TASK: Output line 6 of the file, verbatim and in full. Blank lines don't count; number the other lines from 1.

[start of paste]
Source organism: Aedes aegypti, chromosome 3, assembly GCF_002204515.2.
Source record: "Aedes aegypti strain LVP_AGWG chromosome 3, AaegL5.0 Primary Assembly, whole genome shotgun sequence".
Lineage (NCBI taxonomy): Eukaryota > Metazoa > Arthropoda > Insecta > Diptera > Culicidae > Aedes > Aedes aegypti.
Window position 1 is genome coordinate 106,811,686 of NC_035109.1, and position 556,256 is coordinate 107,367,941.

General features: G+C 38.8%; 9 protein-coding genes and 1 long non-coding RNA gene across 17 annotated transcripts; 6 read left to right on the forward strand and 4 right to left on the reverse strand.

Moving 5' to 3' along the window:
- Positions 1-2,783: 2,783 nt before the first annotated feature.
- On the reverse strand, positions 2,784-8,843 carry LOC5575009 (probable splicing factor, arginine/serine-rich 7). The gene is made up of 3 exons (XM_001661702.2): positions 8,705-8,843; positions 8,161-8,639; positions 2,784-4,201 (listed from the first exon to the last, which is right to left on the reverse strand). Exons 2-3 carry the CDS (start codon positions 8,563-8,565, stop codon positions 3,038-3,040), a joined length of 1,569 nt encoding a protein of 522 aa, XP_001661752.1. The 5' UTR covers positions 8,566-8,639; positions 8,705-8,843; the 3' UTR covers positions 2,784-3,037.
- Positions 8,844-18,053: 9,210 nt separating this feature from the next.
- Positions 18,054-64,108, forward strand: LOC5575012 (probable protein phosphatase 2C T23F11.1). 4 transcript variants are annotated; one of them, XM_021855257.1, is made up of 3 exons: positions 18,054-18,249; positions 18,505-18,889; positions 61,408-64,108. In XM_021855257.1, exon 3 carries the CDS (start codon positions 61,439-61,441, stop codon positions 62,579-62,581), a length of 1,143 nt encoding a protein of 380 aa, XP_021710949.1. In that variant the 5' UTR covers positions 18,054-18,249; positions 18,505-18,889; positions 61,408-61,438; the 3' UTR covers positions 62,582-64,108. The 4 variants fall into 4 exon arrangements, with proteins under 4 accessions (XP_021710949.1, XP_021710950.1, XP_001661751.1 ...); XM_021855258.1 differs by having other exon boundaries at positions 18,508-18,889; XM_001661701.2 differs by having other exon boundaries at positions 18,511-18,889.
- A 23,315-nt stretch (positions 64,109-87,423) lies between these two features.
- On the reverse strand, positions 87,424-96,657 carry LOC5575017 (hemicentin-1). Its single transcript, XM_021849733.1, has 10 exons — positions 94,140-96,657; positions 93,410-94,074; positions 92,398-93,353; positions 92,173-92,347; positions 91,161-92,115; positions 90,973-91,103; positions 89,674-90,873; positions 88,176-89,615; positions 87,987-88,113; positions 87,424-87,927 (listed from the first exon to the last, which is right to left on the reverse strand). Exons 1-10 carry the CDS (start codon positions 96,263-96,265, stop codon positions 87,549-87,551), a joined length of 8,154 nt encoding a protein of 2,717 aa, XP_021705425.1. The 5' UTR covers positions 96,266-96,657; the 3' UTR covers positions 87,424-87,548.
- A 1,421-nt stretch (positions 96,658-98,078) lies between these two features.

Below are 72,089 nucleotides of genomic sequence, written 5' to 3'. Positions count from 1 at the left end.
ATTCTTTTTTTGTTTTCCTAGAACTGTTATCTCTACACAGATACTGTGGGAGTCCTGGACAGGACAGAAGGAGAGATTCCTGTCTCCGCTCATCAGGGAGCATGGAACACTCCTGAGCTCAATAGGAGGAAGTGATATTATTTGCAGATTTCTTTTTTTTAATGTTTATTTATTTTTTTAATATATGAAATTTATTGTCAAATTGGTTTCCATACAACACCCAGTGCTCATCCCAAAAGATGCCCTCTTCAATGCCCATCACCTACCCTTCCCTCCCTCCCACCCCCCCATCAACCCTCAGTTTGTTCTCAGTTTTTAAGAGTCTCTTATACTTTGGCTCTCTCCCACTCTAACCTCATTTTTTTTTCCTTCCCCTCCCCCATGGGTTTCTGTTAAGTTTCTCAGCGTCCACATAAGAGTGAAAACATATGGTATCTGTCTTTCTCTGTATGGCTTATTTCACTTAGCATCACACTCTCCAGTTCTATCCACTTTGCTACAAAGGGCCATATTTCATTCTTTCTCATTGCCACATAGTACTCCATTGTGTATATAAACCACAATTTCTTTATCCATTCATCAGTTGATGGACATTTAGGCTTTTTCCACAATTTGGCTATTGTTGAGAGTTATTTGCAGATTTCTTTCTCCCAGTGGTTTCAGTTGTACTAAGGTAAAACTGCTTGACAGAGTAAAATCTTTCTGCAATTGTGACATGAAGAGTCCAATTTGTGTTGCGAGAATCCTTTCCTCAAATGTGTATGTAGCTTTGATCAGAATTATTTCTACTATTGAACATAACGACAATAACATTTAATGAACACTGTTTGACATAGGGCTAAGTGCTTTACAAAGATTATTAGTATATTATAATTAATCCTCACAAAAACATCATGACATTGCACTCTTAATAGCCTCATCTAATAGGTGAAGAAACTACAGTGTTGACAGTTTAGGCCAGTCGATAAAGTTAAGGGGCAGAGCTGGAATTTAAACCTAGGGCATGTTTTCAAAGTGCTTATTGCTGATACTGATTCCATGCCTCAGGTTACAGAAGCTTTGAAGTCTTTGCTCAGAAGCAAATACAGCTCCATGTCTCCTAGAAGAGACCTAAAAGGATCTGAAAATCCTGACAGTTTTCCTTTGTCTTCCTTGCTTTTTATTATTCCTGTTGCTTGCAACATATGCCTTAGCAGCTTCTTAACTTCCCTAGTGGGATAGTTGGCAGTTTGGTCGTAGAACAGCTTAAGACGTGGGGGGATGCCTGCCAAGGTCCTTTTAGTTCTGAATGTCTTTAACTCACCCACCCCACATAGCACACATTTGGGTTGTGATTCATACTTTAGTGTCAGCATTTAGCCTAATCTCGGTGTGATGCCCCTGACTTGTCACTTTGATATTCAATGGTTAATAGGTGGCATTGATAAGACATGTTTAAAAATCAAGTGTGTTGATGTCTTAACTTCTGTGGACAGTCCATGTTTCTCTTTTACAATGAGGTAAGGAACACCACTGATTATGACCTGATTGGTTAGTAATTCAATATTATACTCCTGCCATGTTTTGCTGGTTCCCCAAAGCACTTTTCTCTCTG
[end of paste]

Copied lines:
Moving 5' to 3' along the window: